Plantar fasciitis is the most commonly reported cause of chronic pain beneath the heel [1, 2]. The condition is characterised by pain at the calcaneal origin of the plantar fascia, made worse by weight-bearing after prolonged periods of rest . The epidemiology of plantar fasciitis in the general population is currently uncertain. An Australian population-based study involving 3,206 randomly selected participants has reported a heel pain prevalence of 3.6% . A North American study of adults aged over 65 years found that 7% had tenderness beneath the heel . It has also been estimated that 1 million physician visits per year in the United States are for the diagnosis and treatment of plantar fasciitis . In addition, the disorder is estimated to account for approximately 8% of all running-related injuries [6, 7].
The underlying pathology of plantar fasciitis is poorly understood, though the majority of histological studies report a predominance of degenerative changes at the plantar fascia enthesis. The most common pathological features are deterioration of collagen fibres, increased secretion of ground substance proteins, focal areas of fibroblast proliferation and increased vascularity [8–11]. The presence of biochemical markers of inflammation (e.g. cytokines and prostaglandins) have not been well investigated, however, several studies report non-specific evidence of local inflammatory change [11–13]. As described in relation to tendinopathy , it is feasible that plantar fasciitis is a disorder that proceeds through a spectrum of underlying processes. However, evidence for histological change over time is currently lacking, as current studies have only examined specimens obtained from patients undergoing surgery for long-standing symptoms. Therefore, the underlying pathology occurring early in the development of plantar fasciitis is currently unknown.
Plantar fasciitis is commonly described in the literature as a self-limiting condition [1, 2]. This view is supported by the findings of a systematic review, in which plantar heel pain was found to resolve over time regardless of treatment type (including placebo) . Nonetheless, plantar fasciitis can be a very painful and disabling condition prior to resolution of symptoms, causing a negative impact on health-related quality of life .
Many interventions are used for the management of plantar fasciitis  and corticosteroid injection is a common choice among clinicians. Surveys of American podiatrists  and orthopaedic surgeons  have reported that approximately 75% of respondents used and/or recommended this intervention. In addition, a systematic review found that corticosteroid injection is the second most frequently described treatment for plantar fasciitis in the medical literature .
Despite the widespread use of corticosteroid injection for plantar fasciitis, only two randomised controlled trials have tested the effect of this treatment in comparison to placebo injection [21, 22]. By using placebo solution as a comparator, these trials were able to control for potential treatment benefits not due to the pharmacological action of corticosteroids. One trial compared the effect of 25 mg prednisolone mixed with lignocaine versus lignocaine alone (placebo), and found a significant difference in pain reduction favouring corticosteroid one month after treatment . No significant differences between groups were detected in this trial at either three or six months after treatment. However, a large proportion of participants were lost to follow-up, so the authors were unable to make conclusions regarding corticosteroid efficacy in the longer term. An earlier trial compared the effect of 25 mg hydrocortisone versus normal saline (placebo), and found no significant difference in pain reduction between groups two months after treatment . However, this trial had a very small sample size (19 participants) and was therefore statistically underpowered to detect clinically worthwhile differences.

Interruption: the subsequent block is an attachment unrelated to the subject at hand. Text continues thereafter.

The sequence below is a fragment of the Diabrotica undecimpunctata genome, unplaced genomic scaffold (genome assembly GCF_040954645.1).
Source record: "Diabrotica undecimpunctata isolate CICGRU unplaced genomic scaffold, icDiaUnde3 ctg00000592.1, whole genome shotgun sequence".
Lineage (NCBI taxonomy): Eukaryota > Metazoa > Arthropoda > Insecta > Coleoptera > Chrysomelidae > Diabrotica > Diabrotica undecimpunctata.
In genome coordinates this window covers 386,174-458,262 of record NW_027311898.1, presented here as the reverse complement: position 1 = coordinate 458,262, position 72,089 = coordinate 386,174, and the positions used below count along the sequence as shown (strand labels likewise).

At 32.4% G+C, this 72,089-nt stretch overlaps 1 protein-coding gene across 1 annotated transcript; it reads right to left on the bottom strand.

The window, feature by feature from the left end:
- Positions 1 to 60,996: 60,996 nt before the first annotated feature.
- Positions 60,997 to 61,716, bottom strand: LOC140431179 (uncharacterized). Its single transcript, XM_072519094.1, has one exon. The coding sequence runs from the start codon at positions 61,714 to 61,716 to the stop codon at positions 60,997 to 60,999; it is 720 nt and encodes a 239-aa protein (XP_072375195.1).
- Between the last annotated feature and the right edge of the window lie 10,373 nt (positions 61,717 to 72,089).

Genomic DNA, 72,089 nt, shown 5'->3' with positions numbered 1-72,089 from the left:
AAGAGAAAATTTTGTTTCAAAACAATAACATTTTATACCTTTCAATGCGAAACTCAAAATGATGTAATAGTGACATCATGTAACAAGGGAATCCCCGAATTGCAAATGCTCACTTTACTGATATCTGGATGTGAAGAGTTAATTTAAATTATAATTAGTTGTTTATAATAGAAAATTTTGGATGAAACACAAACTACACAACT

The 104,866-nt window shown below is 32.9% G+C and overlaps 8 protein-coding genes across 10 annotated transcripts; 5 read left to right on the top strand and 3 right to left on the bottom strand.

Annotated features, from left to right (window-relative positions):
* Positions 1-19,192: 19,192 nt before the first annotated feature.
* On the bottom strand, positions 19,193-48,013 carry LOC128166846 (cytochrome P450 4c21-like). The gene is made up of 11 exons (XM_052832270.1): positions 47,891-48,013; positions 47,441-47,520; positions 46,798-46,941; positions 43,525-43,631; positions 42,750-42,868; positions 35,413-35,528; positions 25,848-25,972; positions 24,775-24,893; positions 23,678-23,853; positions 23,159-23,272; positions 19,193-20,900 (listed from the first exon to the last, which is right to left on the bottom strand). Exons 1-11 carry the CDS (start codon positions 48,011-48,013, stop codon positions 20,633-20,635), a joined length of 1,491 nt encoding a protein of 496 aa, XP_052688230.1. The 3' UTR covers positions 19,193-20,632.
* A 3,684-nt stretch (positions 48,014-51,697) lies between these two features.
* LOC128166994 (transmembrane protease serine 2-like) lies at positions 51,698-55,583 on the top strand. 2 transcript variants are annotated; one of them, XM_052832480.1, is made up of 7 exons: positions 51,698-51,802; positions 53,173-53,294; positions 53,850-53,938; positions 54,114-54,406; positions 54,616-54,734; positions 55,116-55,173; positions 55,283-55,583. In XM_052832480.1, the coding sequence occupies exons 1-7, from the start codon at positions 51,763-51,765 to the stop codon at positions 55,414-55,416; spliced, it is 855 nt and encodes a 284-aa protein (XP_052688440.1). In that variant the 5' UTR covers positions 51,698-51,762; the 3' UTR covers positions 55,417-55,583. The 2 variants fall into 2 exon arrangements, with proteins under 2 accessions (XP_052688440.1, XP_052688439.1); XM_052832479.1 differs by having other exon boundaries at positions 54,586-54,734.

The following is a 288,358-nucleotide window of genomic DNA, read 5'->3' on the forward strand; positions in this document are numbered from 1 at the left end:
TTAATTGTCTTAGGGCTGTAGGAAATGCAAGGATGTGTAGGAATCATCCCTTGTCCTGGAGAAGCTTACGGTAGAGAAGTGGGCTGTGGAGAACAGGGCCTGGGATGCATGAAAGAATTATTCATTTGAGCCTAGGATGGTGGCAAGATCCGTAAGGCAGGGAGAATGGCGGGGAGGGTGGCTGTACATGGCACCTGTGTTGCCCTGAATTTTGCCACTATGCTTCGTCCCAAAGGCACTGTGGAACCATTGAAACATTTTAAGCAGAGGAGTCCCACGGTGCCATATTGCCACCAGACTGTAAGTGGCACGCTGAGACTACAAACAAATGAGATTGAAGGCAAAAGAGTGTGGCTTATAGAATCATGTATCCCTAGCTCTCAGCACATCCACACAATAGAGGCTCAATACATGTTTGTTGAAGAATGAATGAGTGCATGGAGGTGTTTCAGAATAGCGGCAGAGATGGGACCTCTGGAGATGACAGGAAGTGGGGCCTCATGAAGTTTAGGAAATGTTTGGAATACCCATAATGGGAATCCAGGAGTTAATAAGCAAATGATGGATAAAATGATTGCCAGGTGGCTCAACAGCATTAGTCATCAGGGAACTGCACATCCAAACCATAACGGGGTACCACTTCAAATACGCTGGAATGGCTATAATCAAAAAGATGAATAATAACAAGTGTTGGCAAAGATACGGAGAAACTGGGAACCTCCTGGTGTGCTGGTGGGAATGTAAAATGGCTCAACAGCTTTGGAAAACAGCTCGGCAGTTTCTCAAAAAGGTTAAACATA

The use of ultrasound in clinical practice has become increasingly popular due to decreased equipment costs, and the ability to perform invasive procedures with better targeting of anatomical structures . Other advantages include the production of high resolution images without exposure to ionizing radiation, and the ability to assess tissues with real-time dynamics . Furthermore, in the treatment of plantar fasciitis, corticosteroid injection performed with ultrasound guidance has been shown to produce longer lasting pain relief than injection guided by palpation .
The findings of existing clinical trials provide some support for the use of corticosteroid injection in the short-term management of plantar fasciitis [1, 15]. However, a recent systematic review concluded that the effectiveness of this treatment has not been sufficiently established , indicating that further research is required. Therefore, the aim of this trial is to investigate the effectiveness of ultrasound-guided corticosteroid injection for treatment of plantar fasciitis over a 12 week period.